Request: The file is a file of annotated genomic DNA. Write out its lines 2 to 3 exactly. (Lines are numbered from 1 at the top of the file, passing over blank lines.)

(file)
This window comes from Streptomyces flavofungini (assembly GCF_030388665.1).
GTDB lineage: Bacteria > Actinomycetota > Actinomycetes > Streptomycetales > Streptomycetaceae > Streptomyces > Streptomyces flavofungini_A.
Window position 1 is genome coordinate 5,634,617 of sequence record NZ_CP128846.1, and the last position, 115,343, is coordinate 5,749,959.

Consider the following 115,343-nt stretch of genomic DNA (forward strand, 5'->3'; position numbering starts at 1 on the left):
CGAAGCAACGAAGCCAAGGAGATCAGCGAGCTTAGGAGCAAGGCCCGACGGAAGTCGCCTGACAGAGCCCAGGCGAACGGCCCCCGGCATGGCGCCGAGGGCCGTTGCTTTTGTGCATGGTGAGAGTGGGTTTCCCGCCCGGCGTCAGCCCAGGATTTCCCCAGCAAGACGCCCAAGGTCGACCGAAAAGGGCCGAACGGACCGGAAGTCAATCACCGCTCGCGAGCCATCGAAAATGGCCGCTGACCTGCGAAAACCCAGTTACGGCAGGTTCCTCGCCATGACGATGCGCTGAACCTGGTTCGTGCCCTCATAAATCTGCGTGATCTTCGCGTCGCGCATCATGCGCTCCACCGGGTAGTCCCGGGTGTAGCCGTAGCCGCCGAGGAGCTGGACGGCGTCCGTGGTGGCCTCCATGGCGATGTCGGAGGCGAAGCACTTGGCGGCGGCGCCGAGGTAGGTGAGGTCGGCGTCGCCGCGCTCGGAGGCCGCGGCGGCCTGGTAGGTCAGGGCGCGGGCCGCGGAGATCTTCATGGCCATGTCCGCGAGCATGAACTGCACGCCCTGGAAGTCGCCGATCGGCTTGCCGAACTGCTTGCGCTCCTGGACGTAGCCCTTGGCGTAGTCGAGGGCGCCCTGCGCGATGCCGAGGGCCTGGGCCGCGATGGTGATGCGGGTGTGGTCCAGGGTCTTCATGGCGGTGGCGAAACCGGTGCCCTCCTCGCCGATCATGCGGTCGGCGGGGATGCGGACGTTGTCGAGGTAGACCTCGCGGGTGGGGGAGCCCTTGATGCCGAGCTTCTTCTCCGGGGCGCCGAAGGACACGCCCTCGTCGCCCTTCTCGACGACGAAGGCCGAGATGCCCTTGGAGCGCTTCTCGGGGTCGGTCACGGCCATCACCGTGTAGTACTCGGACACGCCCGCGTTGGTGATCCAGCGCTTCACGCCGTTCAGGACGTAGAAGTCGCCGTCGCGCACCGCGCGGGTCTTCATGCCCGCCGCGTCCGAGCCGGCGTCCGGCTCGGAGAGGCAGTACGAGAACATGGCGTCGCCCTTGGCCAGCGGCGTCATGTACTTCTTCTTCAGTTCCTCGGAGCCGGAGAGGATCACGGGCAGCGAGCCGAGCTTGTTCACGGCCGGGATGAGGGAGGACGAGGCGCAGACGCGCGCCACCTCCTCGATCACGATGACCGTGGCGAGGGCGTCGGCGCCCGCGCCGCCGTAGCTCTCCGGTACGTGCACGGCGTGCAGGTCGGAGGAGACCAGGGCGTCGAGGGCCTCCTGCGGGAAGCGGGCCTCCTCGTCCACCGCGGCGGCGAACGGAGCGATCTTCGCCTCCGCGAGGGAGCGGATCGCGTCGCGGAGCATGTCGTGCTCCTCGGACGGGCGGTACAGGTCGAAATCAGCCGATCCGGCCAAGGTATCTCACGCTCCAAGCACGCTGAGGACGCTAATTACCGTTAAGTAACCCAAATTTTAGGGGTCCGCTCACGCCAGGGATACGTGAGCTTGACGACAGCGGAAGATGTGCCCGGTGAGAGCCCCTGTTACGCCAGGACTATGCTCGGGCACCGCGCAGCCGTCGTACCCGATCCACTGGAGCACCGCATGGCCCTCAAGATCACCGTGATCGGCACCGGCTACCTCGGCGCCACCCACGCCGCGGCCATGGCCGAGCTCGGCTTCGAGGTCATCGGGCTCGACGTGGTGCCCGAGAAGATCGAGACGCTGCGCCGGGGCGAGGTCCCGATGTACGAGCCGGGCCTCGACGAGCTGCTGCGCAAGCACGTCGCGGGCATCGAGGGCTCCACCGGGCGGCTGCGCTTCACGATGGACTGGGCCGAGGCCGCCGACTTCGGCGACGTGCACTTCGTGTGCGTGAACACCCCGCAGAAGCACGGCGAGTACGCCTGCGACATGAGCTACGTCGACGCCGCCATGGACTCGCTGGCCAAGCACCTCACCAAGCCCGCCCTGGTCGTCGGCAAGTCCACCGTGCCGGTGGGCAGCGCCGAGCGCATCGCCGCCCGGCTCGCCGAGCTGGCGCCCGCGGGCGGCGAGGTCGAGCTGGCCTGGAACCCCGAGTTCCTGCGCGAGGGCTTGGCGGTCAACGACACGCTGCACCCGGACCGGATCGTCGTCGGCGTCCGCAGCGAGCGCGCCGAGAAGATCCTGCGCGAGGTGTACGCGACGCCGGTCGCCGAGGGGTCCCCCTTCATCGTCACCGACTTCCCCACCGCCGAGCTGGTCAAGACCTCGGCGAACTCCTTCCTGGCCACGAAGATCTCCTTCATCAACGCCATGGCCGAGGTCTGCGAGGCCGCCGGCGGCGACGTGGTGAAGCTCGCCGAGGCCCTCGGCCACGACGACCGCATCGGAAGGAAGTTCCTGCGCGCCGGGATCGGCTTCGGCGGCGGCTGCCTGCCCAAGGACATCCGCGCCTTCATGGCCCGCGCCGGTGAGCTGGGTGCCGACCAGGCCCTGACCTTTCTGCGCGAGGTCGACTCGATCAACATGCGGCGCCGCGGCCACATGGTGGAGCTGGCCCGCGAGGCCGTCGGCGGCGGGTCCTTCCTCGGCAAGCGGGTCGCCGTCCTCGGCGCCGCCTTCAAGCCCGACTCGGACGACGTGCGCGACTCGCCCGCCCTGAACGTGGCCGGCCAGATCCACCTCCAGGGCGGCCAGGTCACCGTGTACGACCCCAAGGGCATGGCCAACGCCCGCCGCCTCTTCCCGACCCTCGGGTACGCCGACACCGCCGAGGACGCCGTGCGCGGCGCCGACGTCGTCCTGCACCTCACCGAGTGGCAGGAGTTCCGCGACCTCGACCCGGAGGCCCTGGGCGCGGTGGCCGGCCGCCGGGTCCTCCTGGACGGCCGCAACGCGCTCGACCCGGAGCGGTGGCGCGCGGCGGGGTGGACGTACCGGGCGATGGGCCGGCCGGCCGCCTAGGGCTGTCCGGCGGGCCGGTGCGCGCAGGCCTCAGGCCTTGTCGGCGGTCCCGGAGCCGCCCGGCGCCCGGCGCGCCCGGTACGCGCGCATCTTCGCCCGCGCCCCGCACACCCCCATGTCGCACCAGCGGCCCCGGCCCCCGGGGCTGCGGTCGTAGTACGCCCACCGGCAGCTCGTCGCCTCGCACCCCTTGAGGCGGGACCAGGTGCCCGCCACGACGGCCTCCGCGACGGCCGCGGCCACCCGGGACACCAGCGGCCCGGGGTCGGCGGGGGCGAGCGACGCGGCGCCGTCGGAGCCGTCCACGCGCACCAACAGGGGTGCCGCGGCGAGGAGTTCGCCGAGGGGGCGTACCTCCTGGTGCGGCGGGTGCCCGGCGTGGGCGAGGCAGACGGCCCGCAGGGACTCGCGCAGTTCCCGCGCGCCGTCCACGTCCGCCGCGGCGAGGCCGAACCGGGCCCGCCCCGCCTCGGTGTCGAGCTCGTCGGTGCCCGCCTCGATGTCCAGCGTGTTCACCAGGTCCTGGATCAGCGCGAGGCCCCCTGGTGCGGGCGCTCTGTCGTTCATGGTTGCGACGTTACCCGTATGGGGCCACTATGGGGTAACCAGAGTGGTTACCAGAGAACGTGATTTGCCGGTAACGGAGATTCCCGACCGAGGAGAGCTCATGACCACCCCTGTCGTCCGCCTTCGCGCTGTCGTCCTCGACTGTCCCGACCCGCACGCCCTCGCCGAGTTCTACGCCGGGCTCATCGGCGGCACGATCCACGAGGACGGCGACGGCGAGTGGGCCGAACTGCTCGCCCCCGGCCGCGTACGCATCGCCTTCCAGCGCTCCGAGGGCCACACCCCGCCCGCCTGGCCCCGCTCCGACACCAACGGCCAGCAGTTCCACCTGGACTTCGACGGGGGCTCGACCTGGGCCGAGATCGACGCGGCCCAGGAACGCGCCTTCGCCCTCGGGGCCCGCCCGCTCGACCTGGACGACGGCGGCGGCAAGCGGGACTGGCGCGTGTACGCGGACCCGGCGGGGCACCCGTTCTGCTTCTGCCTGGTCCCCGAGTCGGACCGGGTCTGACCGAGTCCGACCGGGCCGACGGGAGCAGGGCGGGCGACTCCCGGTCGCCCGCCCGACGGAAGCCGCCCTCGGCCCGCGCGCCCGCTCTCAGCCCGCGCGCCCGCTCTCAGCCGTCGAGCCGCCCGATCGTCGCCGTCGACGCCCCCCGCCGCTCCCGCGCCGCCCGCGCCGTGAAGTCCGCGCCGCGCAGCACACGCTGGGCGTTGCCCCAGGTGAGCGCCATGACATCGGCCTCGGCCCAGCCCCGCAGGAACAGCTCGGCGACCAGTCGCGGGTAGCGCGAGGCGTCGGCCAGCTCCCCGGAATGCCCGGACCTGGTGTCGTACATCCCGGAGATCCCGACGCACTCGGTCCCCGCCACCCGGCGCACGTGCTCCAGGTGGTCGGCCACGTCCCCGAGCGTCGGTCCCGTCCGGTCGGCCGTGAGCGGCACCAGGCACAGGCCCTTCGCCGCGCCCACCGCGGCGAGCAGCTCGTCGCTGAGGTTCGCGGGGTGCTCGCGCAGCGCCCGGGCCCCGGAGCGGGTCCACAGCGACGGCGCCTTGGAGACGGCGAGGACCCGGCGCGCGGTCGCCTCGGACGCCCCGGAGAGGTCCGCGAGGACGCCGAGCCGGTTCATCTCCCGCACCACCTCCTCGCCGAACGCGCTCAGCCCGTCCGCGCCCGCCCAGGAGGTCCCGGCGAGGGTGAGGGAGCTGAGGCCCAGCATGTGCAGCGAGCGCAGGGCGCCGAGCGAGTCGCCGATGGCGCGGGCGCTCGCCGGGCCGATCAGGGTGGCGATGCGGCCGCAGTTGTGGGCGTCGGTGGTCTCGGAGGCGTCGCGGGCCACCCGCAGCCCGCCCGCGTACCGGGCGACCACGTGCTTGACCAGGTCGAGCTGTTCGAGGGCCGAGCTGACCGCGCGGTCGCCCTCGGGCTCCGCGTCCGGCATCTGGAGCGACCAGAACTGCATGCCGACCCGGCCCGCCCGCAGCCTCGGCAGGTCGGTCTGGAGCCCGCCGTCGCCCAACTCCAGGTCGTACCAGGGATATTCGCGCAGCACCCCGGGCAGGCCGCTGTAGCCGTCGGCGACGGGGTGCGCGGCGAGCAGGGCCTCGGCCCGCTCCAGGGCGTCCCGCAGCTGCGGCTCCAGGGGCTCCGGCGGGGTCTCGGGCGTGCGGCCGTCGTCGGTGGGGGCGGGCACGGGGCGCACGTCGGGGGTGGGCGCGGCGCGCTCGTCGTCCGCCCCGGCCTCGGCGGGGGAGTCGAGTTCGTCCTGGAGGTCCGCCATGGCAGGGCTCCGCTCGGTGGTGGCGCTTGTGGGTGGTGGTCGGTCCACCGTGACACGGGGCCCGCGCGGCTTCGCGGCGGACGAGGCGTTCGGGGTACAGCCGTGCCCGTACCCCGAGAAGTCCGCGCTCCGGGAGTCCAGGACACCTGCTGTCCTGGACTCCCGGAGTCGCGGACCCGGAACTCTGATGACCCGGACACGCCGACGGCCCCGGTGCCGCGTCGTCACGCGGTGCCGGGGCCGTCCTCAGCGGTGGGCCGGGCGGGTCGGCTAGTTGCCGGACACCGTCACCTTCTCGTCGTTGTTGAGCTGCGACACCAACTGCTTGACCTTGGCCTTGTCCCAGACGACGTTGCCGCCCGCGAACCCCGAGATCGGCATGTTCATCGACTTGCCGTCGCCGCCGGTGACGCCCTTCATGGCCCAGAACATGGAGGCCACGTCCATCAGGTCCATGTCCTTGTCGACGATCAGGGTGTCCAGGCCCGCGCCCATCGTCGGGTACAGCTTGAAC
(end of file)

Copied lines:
GTDB lineage: Bacteria > Actinomycetota > Actinomycetes > Streptomycetales > Streptomycetaceae > Streptomyces > Streptomyces flavofungini_A.
Window position 1 is genome coordinate 5,634,617 of sequence record NZ_CP128846.1, and the last position, 115,343, is coordinate 5,749,959.